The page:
Use a secure delete program to wipe those files off disk
If you do this, make sure you use a secure delete process that is compatible with the storage you are using.
Any 'secure delete' program that simply works by multiple writes to the file as defined by NTFS will do nothing to the underlaying data on most SANS and all SSD storage.
This is because most modern storage gets it performance by only doing writes and reads, and never does updates. When the OS wants to update a buffer full of data, the storage grabs some space from a free space pool and does the write to that. The original slot for the data on the storage device is then put in a garbage collection pool for recycling. The recycling process typically just marks the slot as empty and puts it back into the free space pool.
A 'secure delete' program that writes zeroes 5 times to the file space as defined by NTFS will only succeed in writing 5 sets of zeroes to the storage, leaving the original data untouched except for what garbage collection does.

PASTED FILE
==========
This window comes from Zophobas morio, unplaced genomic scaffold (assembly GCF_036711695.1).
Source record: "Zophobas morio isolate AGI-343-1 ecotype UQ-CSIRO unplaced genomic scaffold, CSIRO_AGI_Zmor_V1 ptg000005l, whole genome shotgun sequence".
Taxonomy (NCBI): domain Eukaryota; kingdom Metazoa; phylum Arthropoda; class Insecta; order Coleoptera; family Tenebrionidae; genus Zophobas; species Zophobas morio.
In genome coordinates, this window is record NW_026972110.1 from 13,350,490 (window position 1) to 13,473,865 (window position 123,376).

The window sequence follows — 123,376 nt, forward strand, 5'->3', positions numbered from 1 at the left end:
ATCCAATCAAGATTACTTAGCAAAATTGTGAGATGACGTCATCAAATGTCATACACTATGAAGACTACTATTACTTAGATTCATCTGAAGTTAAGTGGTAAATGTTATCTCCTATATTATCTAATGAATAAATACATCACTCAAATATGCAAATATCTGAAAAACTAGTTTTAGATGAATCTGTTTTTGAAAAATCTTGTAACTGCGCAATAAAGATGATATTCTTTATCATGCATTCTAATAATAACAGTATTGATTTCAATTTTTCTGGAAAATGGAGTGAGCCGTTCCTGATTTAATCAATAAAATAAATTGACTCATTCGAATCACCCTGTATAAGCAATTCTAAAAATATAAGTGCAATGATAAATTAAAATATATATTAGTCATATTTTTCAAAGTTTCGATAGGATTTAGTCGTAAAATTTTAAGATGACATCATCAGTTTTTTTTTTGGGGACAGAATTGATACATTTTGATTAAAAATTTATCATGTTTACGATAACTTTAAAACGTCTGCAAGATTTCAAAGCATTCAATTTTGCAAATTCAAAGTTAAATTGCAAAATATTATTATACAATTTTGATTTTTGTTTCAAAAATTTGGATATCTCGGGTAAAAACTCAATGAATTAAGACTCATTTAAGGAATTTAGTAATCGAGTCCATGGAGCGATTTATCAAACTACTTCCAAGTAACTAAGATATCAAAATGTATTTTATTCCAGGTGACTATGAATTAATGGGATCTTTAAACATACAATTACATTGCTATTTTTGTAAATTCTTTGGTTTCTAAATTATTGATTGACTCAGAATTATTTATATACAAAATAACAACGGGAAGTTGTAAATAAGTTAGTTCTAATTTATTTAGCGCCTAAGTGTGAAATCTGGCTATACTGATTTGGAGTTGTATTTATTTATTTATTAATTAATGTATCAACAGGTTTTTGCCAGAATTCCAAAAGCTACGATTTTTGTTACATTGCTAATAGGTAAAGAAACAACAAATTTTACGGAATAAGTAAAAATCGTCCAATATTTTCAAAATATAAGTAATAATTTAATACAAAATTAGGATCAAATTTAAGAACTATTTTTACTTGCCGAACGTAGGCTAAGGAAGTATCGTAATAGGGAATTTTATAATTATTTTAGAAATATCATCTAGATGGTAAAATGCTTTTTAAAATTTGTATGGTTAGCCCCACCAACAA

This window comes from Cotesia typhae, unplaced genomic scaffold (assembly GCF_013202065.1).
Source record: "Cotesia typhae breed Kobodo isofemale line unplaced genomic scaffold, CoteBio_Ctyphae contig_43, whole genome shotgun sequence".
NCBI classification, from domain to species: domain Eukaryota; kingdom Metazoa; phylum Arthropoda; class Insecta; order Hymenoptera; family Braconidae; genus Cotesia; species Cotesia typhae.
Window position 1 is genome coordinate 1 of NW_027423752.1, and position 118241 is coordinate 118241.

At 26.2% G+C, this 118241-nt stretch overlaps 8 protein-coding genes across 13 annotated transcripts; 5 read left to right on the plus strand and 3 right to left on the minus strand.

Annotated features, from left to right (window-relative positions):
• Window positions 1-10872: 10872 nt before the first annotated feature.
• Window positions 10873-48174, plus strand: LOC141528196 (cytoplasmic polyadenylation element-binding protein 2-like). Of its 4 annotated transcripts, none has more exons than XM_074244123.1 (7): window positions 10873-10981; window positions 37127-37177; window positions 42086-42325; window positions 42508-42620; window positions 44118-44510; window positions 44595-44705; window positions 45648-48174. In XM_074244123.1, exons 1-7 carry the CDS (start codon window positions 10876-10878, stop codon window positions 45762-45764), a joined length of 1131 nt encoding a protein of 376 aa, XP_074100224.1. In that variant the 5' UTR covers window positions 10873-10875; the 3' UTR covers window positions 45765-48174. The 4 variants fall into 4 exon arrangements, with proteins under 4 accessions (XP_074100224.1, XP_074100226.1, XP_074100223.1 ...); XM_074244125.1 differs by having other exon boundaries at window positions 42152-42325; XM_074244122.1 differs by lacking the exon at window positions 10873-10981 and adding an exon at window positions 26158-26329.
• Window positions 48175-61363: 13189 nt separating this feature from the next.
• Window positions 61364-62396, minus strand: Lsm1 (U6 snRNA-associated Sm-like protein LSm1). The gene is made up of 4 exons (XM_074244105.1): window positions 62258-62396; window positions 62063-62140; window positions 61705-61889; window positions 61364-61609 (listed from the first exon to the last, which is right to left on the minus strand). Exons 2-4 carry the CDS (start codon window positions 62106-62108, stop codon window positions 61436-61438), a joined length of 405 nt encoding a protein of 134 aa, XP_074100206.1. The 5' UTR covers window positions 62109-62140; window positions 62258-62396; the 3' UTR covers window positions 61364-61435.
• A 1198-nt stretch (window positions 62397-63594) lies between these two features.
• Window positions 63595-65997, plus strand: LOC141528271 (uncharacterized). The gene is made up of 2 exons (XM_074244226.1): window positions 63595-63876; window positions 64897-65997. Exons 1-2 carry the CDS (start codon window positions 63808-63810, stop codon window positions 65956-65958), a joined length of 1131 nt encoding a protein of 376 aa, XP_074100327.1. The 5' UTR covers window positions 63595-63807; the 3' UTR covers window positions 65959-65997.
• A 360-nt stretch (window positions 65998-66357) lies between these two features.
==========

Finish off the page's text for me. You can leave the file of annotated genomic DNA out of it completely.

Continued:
Therefore if you want to do any form of secure delete that removes any trace of the bit pattern of the original data, you need something that can tie up the NTFS view and the storage device view of where the data is, and make sure the storage slots that hold the data get securely cleared. Most SAN vendors will supply such a program, but only as an extra-cost item to the basic SAN package.
If you have data on commodity SSD storage (eg OCZ, Crucial, Kingston, etc) the best way to do a secure delete is to put your SSD storage device into a furnace or a shredder.
Original author: SQL Server FineBuild 1-click install and best practice configuration of SQL Server 2017 2016, 2014, 2012, 2008 R2, 2008 and 2005. 14 Mar 2017
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